And that begs the question: What is the origin of the “life” substance? What could be the primary cause of life other than a Creator? It seems unreasonable to think that the universe could have created itself as much as it is impossible that the physical brain could reorder itself.
And this brings me back to why I am uncomfortable using the words “open” and “closed” in describing the transcendence in relation to the universe. I think it forms a picture in our modern minds of some something existing beyond the physical universe. But that “thing” is way, way off somewhere in the infinite distance and possibly bounded by a kind of physical/spiritual separation that is separate from us.
Rather the “thing” that we call transcendence must be in the universe and part of us. This Creative transcendence must in some way explain the existence of the physical universe. Whether it is part of the physical universe or not is a separate question.
Transcendence, then, is not just something that acts on the physical universe, but it is also experienced by transcendent creatures living in the physical universe. Then those transcendent creatures affect other transcendent creatures through their own transcendent, creative acts.
The problem with trying to understand the concept of transcendence in terms of an open or closed universe seems to be a way to avoid the messy business of dealing with one of the many mysteries of the universe. The effort to bind transcendence up and nail it down in our mental maps as something tangible will not change the reality that transcendence infuses and informs all life in and around us.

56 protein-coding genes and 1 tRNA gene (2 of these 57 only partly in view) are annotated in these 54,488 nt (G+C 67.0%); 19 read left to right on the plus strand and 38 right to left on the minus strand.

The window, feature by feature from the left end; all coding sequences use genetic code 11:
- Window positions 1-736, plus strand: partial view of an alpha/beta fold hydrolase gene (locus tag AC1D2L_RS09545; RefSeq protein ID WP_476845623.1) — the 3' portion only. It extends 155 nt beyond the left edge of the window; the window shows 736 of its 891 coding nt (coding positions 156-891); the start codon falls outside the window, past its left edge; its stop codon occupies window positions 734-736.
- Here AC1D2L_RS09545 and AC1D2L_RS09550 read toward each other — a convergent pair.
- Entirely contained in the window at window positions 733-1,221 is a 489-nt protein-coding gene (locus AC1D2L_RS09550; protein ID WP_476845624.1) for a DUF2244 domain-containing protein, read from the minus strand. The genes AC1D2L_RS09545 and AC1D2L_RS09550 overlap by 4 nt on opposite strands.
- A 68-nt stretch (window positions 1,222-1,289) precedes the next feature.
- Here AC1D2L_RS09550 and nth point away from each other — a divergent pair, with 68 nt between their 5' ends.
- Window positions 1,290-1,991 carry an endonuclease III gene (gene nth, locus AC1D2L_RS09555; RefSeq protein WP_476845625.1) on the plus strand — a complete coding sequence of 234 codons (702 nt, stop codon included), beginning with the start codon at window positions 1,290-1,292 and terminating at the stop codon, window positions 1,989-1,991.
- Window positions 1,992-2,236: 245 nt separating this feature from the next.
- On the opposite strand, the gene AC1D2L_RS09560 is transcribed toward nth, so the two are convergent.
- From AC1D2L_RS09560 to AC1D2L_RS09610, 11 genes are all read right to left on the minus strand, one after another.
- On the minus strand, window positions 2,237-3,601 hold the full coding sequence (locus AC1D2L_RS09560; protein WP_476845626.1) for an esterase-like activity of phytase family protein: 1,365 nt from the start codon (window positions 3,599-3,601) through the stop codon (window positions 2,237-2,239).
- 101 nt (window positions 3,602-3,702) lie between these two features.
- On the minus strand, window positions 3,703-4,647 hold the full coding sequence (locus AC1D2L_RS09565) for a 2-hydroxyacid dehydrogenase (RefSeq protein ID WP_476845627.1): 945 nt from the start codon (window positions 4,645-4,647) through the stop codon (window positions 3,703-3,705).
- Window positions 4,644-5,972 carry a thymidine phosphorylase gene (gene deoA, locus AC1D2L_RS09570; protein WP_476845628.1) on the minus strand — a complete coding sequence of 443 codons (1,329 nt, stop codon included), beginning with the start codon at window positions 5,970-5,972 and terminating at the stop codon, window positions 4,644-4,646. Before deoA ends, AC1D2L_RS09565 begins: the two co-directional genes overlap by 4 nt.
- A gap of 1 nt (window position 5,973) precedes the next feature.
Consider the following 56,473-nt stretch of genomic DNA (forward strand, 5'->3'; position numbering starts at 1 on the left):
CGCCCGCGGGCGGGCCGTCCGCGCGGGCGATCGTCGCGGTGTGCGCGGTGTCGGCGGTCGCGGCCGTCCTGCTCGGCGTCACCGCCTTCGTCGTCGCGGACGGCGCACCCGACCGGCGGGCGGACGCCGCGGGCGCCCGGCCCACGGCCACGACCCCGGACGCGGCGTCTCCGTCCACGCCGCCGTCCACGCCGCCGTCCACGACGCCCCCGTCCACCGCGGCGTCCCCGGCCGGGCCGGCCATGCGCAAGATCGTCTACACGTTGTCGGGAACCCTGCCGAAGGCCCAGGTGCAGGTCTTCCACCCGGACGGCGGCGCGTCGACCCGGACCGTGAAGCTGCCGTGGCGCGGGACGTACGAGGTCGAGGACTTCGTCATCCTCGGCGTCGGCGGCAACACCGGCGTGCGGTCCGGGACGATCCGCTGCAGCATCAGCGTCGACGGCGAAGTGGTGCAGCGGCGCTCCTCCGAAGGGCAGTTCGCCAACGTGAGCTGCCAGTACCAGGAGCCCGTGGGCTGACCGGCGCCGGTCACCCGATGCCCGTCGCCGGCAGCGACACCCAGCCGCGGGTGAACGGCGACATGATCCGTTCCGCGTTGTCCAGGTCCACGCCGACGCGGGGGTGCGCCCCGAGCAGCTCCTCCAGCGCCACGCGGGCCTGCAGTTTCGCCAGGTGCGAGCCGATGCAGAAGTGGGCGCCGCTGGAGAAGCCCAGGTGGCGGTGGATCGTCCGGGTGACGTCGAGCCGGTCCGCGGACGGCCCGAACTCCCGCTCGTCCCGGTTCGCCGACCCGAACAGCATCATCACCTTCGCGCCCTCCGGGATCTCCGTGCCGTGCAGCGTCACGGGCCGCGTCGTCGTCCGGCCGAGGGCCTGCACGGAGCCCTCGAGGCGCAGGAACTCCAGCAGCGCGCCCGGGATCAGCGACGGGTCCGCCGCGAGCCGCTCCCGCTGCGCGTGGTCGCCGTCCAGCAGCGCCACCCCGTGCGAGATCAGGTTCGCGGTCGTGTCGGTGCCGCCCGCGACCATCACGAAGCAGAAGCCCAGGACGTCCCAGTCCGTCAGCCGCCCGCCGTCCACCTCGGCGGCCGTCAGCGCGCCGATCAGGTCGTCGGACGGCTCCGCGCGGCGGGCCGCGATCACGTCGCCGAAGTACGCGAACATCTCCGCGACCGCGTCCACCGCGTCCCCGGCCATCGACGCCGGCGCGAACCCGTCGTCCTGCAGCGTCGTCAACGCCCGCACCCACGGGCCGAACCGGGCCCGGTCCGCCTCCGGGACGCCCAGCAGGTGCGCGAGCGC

If we can accept our own individual existence is real and that we can change the course of our own lives, then we should be able to accept that transcendence is real. The fact that it exists can be understood by the limits we experience in the physical universe. How it works is a mystery beyond science which falls under the study of philosophy. The question of why it exists is what religion is for. But, while those aspects of transcendence may never be answered fully in this life, the realization that transcendence must exist is evident by the very act of accepting our own existence as reality. We cannot be self-aware of our own existence without transcending the physical universe.